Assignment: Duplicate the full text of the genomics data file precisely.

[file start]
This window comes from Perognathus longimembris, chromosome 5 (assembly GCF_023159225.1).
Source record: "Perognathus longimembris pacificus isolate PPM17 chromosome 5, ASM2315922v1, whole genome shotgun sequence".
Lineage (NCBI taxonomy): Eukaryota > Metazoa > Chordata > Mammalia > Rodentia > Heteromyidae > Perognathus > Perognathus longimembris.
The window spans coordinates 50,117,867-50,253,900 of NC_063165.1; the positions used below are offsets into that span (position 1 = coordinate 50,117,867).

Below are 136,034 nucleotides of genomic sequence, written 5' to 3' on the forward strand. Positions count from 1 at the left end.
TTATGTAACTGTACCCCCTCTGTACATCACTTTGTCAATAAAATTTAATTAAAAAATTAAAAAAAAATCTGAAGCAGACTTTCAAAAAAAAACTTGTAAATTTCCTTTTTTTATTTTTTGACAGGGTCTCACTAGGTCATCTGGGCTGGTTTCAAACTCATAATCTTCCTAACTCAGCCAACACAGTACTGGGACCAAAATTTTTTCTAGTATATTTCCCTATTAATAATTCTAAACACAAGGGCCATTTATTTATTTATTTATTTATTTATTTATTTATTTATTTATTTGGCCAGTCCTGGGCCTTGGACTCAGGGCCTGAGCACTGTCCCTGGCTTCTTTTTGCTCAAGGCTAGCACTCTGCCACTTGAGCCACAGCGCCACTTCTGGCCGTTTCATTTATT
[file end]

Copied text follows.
This window comes from Perognathus longimembris, chromosome 5 (assembly GCF_023159225.1).
Source record: "Perognathus longimembris pacificus isolate PPM17 chromosome 5, ASM2315922v1, whole genome shotgun sequence".
Lineage (NCBI taxonomy): Eukaryota > Metazoa > Chordata > Mammalia > Rodentia > Heteromyidae > Perognathus > Perognathus longimembris.
The window spans coordinates 50,117,867-50,253,900 of NC_063165.1; the positions used below are offsets into that span (position 1 = coordinate 50,117,867).

Below are 136,034 nucleotides of genomic sequence, written 5' to 3' on the forward strand. Positions count from 1 at the left end.
TTATGTAACTGTACCCCCTCTGTACATCACTTTGTCAATAAAATTTAATTAAAAAATTAAAAAAAAATCTGAAGCAGACTTTCAAAAAAAAACTTGTAAATTTCCTTTTTTTATTTTTTGACAGGGTCTCACTAGGTCATCTGGGCTGGTTTCAAACTCATAATCTTCCTAACTCAGCCAACACAGTACTGGGACCAAAATTTTTTCTAGTATATTTCCCTATTAATAATTCTAAACACAAGGGCCATTTATTTATTTATTTATTTATTTATTTATTTATTTATTTATTTGGCCAGTCCTGGGCCTTGGACTCAGGGCCTGAGCACTGTCCCTGGCTTCTTTTTGCTCAAGGCTAGCACTCTGCCACTTGAGCCACAGCGCCACTTCTGGCCGTTTCATTTATT